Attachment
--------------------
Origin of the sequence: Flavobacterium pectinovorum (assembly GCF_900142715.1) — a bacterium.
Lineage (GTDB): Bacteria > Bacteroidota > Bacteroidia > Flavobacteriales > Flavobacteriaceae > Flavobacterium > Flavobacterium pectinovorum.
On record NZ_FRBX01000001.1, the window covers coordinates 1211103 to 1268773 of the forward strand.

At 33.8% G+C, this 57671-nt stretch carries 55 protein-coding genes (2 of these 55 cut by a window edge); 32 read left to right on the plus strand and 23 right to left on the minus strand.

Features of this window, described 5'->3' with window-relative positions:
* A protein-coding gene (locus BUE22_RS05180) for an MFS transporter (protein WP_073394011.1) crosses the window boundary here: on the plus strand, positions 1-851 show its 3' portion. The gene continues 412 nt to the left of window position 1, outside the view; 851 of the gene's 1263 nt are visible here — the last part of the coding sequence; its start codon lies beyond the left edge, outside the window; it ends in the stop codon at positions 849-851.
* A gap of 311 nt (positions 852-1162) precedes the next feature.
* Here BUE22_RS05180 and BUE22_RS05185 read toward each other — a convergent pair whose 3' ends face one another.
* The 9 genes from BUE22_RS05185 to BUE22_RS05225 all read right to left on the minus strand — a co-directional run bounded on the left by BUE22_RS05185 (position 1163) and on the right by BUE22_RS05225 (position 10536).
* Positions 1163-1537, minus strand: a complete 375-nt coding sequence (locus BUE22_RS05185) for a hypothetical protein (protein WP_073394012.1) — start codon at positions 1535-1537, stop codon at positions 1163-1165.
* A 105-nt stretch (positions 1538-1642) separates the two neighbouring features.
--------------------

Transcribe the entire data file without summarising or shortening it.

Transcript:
Origin of the sequence: Flavobacterium pectinovorum (assembly GCF_900142715.1) — a bacterium.
Lineage (GTDB): Bacteria > Bacteroidota > Bacteroidia > Flavobacteriales > Flavobacteriaceae > Flavobacterium > Flavobacterium pectinovorum.
On record NZ_FRBX01000001.1, the window covers coordinates 1211103 to 1268773 of the forward strand.

At 33.8% G+C, this 57671-nt stretch carries 55 protein-coding genes (2 of these 55 cut by a window edge); 32 read left to right on the plus strand and 23 right to left on the minus strand.

Features of this window, described 5'->3' with window-relative positions:
* A protein-coding gene (locus BUE22_RS05180) for an MFS transporter (protein WP_073394011.1) crosses the window boundary here: on the plus strand, positions 1-851 show its 3' portion. The gene continues 412 nt to the left of window position 1, outside the view; 851 of the gene's 1263 nt are visible here — the last part of the coding sequence; its start codon lies beyond the left edge, outside the window; it ends in the stop codon at positions 849-851.
* A gap of 311 nt (positions 852-1162) precedes the next feature.
* Here BUE22_RS05180 and BUE22_RS05185 read toward each other — a convergent pair whose 3' ends face one another.
* The 9 genes from BUE22_RS05185 to BUE22_RS05225 all read right to left on the minus strand — a co-directional run bounded on the left by BUE22_RS05185 (position 1163) and on the right by BUE22_RS05225 (position 10536).
* Positions 1163-1537, minus strand: a complete 375-nt coding sequence (locus BUE22_RS05185) for a hypothetical protein (protein WP_073394012.1) — start codon at positions 1535-1537, stop codon at positions 1163-1165.
* A 105-nt stretch (positions 1538-1642) separates the two neighbouring features.